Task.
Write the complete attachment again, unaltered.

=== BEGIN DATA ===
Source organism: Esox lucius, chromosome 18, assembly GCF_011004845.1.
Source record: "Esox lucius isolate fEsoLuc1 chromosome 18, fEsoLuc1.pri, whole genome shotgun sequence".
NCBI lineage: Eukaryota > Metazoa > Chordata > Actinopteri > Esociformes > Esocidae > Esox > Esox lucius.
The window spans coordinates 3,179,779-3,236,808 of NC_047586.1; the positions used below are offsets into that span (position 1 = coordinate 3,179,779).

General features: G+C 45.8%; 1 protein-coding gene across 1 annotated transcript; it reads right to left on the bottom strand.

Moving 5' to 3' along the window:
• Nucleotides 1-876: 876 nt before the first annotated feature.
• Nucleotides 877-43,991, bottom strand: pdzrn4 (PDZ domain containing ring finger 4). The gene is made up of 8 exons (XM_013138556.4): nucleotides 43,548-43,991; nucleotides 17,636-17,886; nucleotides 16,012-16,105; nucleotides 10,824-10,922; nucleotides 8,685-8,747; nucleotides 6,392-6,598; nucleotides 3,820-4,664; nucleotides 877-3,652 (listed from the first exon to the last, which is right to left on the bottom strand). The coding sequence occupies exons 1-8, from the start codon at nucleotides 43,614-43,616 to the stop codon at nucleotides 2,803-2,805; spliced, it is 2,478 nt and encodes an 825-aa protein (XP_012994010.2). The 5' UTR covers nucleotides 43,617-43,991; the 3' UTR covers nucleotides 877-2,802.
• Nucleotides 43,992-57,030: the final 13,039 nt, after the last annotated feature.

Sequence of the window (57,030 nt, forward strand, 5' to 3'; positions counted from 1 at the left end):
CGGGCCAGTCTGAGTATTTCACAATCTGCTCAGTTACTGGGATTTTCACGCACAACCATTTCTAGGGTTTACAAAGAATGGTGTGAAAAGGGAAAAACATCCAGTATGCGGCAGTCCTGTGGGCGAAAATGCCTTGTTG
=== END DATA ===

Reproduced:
Source organism: Esox lucius, chromosome 18, assembly GCF_011004845.1.
Source record: "Esox lucius isolate fEsoLuc1 chromosome 18, fEsoLuc1.pri, whole genome shotgun sequence".
NCBI lineage: Eukaryota > Metazoa > Chordata > Actinopteri > Esociformes > Esocidae > Esox > Esox lucius.
The window spans coordinates 3,179,779-3,236,808 of NC_047586.1; the positions used below are offsets into that span (position 1 = coordinate 3,179,779).

General features: G+C 45.8%; 1 protein-coding gene across 1 annotated transcript; it reads right to left on the bottom strand.

Moving 5' to 3' along the window:
• Nucleotides 1-876: 876 nt before the first annotated feature.
• Nucleotides 877-43,991, bottom strand: pdzrn4 (PDZ domain containing ring finger 4). The gene is made up of 8 exons (XM_013138556.4): nucleotides 43,548-43,991; nucleotides 17,636-17,886; nucleotides 16,012-16,105; nucleotides 10,824-10,922; nucleotides 8,685-8,747; nucleotides 6,392-6,598; nucleotides 3,820-4,664; nucleotides 877-3,652 (listed from the first exon to the last, which is right to left on the bottom strand). The coding sequence occupies exons 1-8, from the start codon at nucleotides 43,614-43,616 to the stop codon at nucleotides 2,803-2,805; spliced, it is 2,478 nt and encodes an 825-aa protein (XP_012994010.2). The 5' UTR covers nucleotides 43,617-43,991; the 3' UTR covers nucleotides 877-2,802.
• Nucleotides 43,992-57,030: the final 13,039 nt, after the last annotated feature.

Sequence of the window (57,030 nt, forward strand, 5' to 3'; positions counted from 1 at the left end):
CGGGCCAGTCTGAGTATTTCACAATCTGCTCAGTTACTGGGATTTTCACGCACAACCATTTCTAGGGTTTACAAAGAATGGTGTGAAAAGGGAAAAACATCCAGTATGCGGCAGTCCTGTGGGCGAAAATGCCTTGTTG